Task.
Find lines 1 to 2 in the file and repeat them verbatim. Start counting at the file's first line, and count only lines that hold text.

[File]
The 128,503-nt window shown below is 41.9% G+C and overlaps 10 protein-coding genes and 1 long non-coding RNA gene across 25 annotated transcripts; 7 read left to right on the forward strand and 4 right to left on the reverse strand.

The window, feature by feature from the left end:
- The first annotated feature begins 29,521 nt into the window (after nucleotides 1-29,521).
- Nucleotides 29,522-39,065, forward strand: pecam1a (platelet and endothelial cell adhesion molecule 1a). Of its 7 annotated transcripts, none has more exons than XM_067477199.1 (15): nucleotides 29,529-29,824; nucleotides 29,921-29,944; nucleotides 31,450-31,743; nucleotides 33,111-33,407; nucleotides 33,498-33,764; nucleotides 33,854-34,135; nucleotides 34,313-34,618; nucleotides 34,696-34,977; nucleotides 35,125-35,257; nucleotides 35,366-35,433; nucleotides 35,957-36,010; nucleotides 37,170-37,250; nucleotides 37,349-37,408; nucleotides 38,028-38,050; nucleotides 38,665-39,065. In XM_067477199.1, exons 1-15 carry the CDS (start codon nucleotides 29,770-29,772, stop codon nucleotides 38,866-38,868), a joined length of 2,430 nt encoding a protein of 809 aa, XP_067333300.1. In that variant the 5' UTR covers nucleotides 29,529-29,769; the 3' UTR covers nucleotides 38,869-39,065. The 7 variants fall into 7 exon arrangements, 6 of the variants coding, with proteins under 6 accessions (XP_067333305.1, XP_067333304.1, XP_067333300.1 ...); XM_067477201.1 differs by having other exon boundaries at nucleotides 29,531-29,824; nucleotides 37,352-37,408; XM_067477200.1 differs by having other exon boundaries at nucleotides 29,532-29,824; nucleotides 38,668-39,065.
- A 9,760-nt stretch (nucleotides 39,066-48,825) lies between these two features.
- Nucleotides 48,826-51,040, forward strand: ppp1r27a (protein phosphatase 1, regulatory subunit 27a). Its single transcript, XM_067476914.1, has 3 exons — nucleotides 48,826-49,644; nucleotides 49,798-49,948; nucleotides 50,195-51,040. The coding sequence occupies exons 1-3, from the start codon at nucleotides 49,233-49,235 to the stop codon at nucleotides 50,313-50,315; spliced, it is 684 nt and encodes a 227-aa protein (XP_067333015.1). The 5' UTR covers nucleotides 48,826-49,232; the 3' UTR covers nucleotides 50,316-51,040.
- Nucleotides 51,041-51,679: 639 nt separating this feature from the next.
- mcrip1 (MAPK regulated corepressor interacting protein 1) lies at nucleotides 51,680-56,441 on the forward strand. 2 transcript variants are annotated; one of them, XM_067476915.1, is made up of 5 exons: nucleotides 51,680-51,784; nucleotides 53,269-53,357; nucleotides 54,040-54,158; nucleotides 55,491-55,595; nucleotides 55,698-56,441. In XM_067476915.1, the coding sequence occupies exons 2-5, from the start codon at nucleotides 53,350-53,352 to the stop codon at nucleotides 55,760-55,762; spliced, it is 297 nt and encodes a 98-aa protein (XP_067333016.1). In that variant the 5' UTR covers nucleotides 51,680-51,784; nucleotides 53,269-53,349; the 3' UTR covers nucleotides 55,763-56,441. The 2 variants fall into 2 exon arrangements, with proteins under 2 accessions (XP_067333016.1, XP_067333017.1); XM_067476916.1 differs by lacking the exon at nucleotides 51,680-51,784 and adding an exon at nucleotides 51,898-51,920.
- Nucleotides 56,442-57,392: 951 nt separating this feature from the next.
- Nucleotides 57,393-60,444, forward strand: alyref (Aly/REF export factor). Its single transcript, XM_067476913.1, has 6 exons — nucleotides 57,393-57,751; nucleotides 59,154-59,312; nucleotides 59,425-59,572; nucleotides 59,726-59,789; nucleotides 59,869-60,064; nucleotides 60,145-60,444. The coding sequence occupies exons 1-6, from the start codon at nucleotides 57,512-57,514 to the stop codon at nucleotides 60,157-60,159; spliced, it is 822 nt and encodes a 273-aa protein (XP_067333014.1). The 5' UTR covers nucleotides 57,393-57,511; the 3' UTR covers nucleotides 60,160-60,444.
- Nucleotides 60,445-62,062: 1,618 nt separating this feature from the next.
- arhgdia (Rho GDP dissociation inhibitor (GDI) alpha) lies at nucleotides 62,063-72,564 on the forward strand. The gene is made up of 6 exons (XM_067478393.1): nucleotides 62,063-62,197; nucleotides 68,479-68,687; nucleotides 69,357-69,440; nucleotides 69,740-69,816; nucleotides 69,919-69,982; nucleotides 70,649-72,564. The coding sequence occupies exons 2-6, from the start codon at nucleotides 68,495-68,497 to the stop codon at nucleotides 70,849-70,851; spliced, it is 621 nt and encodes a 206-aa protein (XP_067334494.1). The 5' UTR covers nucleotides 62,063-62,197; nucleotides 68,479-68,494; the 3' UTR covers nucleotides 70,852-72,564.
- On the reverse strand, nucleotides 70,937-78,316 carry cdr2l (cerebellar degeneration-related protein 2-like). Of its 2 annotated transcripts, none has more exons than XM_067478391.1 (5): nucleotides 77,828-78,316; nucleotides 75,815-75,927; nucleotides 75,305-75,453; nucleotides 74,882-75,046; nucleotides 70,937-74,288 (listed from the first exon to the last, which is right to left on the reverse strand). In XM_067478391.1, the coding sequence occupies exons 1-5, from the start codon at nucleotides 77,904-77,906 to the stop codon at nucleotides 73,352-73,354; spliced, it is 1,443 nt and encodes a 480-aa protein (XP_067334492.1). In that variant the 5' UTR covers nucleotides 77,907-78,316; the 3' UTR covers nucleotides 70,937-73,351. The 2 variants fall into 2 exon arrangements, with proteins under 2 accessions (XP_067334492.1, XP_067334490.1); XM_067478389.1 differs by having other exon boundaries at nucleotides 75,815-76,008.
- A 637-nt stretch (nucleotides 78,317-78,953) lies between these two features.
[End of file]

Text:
The 128,503-nt window shown below is 41.9% G+C and overlaps 10 protein-coding genes and 1 long non-coding RNA gene across 25 annotated transcripts; 7 read left to right on the forward strand and 4 right to left on the reverse strand.

The window, feature by feature from the left end: